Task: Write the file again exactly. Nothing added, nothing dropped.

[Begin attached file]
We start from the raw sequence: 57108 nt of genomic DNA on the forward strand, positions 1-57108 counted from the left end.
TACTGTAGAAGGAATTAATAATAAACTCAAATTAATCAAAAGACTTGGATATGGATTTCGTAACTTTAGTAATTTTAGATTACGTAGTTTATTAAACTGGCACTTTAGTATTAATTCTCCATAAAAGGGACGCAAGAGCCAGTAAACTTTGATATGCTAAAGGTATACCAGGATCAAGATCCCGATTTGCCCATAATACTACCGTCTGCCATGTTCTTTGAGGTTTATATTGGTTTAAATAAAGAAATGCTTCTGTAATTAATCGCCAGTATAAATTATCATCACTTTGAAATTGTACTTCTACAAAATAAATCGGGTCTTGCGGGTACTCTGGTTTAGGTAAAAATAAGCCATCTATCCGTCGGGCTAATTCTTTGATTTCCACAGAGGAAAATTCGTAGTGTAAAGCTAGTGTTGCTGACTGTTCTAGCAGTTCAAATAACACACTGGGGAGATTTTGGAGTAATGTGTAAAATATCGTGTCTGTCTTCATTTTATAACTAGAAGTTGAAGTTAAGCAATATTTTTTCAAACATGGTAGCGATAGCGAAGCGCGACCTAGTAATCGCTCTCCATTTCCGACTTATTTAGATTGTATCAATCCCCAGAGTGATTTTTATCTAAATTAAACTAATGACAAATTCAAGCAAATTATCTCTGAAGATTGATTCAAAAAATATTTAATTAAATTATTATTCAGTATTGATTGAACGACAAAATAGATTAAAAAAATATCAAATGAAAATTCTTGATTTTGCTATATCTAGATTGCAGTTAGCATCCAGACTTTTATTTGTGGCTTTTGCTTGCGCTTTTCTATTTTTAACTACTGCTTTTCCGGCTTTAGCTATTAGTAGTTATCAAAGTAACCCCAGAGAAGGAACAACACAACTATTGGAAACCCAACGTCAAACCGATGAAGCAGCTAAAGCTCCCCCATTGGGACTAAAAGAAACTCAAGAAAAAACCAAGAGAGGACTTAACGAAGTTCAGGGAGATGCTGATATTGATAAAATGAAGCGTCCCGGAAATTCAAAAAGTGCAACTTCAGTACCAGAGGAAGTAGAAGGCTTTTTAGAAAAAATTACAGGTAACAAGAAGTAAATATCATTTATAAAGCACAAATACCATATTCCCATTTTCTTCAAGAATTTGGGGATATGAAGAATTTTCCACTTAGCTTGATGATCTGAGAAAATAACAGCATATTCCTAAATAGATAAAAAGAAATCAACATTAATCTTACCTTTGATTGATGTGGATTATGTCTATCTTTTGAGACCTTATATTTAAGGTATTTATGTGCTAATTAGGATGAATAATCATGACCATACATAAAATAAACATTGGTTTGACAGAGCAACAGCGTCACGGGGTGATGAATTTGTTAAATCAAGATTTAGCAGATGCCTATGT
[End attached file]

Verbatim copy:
We start from the raw sequence: 57108 nt of genomic DNA on the forward strand, positions 1-57108 counted from the left end.
TACTGTAGAAGGAATTAATAATAAACTCAAATTAATCAAAAGACTTGGATATGGATTTCGTAACTTTAGTAATTTTAGATTACGTAGTTTATTAAACTGGCACTTTAGTATTAATTCTCCATAAAAGGGACGCAAGAGCCAGTAAACTTTGATATGCTAAAGGTATACCAGGATCAAGATCCCGATTTGCCCATAATACTACCGTCTGCCATGTTCTTTGAGGTTTATATTGGTTTAAATAAAGAAATGCTTCTGTAATTAATCGCCAGTATAAATTATCATCACTTTGAAATTGTACTTCTACAAAATAAATCGGGTCTTGCGGGTACTCTGGTTTAGGTAAAAATAAGCCATCTATCCGTCGGGCTAATTCTTTGATTTCCACAGAGGAAAATTCGTAGTGTAAAGCTAGTGTTGCTGACTGTTCTAGCAGTTCAAATAACACACTGGGGAGATTTTGGAGTAATGTGTAAAATATCGTGTCTGTCTTCATTTTATAACTAGAAGTTGAAGTTAAGCAATATTTTTTCAAACATGGTAGCGATAGCGAAGCGCGACCTAGTAATCGCTCTCCATTTCCGACTTATTTAGATTGTATCAATCCCCAGAGTGATTTTTATCTAAATTAAACTAATGACAAATTCAAGCAAATTATCTCTGAAGATTGATTCAAAAAATATTTAATTAAATTATTATTCAGTATTGATTGAACGACAAAATAGATTAAAAAAATATCAAATGAAAATTCTTGATTTTGCTATATCTAGATTGCAGTTAGCATCCAGACTTTTATTTGTGGCTTTTGCTTGCGCTTTTCTATTTTTAACTACTGCTTTTCCGGCTTTAGCTATTAGTAGTTATCAAAGTAACCCCAGAGAAGGAACAACACAACTATTGGAAACCCAACGTCAAACCGATGAAGCAGCTAAAGCTCCCCCATTGGGACTAAAAGAAACTCAAGAAAAAACCAAGAGAGGACTTAACGAAGTTCAGGGAGATGCTGATATTGATAAAATGAAGCGTCCCGGAAATTCAAAAAGTGCAACTTCAGTACCAGAGGAAGTAGAAGGCTTTTTAGAAAAAATTACAGGTAACAAGAAGTAAATATCATTTATAAAGCACAAATACCATATTCCCATTTTCTTCAAGAATTTGGGGATATGAAGAATTTTCCACTTAGCTTGATGATCTGAGAAAATAACAGCATATTCCTAAATAGATAAAAAGAAATCAACATTAATCTTACCTTTGATTGATGTGGATTATGTCTATCTTTTGAGACCTTATATTTAAGGTATTTATGTGCTAATTAGGATGAATAATCATGACCATACATAAAATAAACATTGGTTTGACAGAGCAACAGCGTCACGGGGTGATGAATTTGTTAAATCAAGATTTAGCAGATGCCTATGT